I agree with Dust to Digital's choice. While we should make items like
these accessible for research and educational purposes, I don't think they
should be published for entertainment purposes and for profit. We should
never try to erase the past or destroy documents that tell us about the
past, but we shouldn't be celebrating or highlighting them either.
On Thu, Oct 15, 2020 at 1:15 PM Charles Reinsch <[log in to unmask]>
> Yes! We are in an era of incredible access. It is concerning that
> there now seems to be a popular movement to bury (hide, conceal) the
> embarrassments of the past instead of acknowledging them and educating
> the current generation how to avoid similar mistakes in the future.
> On 10/15/2020 10:42 AM, Steve Smolian wrote:
> > These types of records sell well on line. I usually call them "Ethnic
> > Without fuller cultural awareness, it's an easy step to feeling superior
> to our forefathers. History is to be studied, not suppressed.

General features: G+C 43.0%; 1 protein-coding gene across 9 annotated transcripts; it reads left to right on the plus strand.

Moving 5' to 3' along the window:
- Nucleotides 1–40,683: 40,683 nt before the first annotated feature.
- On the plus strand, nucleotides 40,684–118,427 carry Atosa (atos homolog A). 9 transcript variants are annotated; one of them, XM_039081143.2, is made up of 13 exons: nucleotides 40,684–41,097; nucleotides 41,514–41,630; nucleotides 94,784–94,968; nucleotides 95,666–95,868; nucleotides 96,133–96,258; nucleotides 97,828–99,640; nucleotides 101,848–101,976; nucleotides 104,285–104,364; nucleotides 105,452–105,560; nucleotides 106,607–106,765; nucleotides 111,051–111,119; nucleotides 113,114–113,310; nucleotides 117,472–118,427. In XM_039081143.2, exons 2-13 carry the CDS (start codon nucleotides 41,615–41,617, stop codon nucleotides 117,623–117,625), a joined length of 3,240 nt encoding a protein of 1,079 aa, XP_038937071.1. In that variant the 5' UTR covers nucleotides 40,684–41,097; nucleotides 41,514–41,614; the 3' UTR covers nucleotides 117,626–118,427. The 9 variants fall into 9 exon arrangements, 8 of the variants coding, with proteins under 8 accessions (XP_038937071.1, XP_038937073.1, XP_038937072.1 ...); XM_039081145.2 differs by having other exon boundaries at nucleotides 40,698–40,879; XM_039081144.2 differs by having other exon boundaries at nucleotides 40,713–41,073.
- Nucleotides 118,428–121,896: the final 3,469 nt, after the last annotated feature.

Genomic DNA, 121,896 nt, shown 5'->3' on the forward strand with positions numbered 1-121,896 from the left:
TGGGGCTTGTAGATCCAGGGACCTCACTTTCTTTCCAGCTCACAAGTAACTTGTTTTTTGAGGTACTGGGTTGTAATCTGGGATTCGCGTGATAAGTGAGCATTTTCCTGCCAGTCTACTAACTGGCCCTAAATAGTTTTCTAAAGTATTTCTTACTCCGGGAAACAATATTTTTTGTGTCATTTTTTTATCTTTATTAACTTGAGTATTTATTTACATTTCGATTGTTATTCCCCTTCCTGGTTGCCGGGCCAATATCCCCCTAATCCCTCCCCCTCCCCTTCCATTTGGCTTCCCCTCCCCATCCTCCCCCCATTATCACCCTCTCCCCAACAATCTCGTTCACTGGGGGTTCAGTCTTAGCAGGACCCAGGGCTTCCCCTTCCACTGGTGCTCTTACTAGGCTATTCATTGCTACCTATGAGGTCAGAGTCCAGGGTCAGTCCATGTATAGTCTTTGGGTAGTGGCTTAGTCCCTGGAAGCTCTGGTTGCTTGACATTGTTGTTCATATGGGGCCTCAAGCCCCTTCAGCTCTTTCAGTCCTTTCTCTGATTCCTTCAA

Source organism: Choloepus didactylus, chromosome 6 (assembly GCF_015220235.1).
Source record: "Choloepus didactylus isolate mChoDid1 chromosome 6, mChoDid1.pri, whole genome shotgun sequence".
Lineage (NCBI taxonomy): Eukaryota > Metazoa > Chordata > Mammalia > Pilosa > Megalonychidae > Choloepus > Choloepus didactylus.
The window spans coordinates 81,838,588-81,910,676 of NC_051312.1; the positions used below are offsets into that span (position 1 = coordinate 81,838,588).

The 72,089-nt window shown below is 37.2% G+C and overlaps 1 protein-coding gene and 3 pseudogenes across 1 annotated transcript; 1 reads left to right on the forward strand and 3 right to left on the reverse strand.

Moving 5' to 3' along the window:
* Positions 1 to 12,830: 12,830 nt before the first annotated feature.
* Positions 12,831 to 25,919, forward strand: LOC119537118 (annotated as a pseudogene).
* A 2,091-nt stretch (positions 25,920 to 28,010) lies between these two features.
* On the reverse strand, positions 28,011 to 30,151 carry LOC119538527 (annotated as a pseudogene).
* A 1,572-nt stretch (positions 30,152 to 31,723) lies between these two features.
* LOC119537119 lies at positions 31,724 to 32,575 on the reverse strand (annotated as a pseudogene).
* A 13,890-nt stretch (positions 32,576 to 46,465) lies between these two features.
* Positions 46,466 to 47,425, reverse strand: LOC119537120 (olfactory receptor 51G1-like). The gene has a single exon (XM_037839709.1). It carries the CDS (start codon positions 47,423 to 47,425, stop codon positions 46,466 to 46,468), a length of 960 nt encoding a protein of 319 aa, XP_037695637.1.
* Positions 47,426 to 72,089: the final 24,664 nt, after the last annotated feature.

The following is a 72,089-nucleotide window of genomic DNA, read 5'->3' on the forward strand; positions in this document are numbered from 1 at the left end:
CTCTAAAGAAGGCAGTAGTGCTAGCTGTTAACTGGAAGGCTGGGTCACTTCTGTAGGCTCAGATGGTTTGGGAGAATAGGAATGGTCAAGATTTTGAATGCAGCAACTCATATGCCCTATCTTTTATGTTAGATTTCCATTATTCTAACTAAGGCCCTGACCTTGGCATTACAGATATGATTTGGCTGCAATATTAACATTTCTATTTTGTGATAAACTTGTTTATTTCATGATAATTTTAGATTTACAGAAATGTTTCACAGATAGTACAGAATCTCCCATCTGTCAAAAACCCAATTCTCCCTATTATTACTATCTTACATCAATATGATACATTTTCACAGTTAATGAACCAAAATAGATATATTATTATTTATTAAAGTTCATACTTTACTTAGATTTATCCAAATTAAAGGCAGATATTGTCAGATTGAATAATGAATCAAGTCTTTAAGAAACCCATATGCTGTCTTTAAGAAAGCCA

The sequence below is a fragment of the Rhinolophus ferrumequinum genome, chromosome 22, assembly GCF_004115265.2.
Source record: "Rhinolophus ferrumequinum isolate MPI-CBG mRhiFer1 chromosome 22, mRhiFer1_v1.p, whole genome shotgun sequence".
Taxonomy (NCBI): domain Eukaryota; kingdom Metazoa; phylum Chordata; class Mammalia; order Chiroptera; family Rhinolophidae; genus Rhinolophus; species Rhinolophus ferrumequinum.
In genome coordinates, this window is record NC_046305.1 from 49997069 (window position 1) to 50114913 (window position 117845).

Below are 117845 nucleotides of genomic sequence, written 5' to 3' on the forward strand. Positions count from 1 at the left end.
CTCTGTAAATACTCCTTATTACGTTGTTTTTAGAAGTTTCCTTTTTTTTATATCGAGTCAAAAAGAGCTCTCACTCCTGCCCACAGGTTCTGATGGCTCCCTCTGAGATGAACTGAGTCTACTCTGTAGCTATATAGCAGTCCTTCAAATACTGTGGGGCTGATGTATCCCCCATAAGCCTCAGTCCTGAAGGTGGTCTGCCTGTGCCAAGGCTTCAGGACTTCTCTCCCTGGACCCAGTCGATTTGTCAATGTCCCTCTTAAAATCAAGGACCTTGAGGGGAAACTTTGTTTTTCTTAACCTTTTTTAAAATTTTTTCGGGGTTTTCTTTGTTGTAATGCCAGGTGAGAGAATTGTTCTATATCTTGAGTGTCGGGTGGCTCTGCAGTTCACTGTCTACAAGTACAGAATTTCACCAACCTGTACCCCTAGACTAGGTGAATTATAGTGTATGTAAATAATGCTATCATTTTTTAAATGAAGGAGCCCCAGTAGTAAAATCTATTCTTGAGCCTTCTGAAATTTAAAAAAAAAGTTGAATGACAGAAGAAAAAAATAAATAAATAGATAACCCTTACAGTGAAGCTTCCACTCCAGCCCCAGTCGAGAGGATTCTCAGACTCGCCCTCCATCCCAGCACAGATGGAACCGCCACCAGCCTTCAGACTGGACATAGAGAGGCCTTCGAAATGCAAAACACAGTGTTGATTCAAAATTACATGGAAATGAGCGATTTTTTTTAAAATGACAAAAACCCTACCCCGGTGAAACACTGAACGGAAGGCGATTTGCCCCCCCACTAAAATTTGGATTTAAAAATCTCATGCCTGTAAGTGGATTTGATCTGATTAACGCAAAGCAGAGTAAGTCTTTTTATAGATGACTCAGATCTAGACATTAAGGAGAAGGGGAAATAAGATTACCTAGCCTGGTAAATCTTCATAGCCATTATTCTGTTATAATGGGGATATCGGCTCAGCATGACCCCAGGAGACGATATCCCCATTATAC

> > My 2 mills worth.
> > Steve Smolian
> > -----Original Message-----
> > From: Association for Recorded Sound Discussion List <
> [log in to unmask]> On Behalf Of Stewart Gooderman
> > Sent: Thursday, October 15, 2020 12:46 PM
> > To: [log in to unmask]
> > Subject: [ARSCLIST] Dust yo Digital
> > Mel Brooks is probably the best descendent of George S Kaufman (with
> burlesque jokes added) who wrote a great deal of satire, but even he often
> went too far.
> > In 1927, his satire on war, Strike Up The Band died out of town, and
> didn’t become successful until three years later when his text was modified
> and softened by Morrie Ryskind. And three years after that, his satire on
> politics and Fascism, Let ‘Em Eat Cake was a bomb, hitting so close to home
> that it made people extremely uncomfortable and failed miserably.
> > DrG
> >> On Oct 15, 2020, at 8:37 AM, Gary A. Galo <
> [log in to unmask]> wrote:
> >> Right, and Mel Brooks poked fun at himself, as well as everyone else.
> >> Best,
> >> Gary
> Charles Reinsch
> KRAB Archive: www.krabarchive.com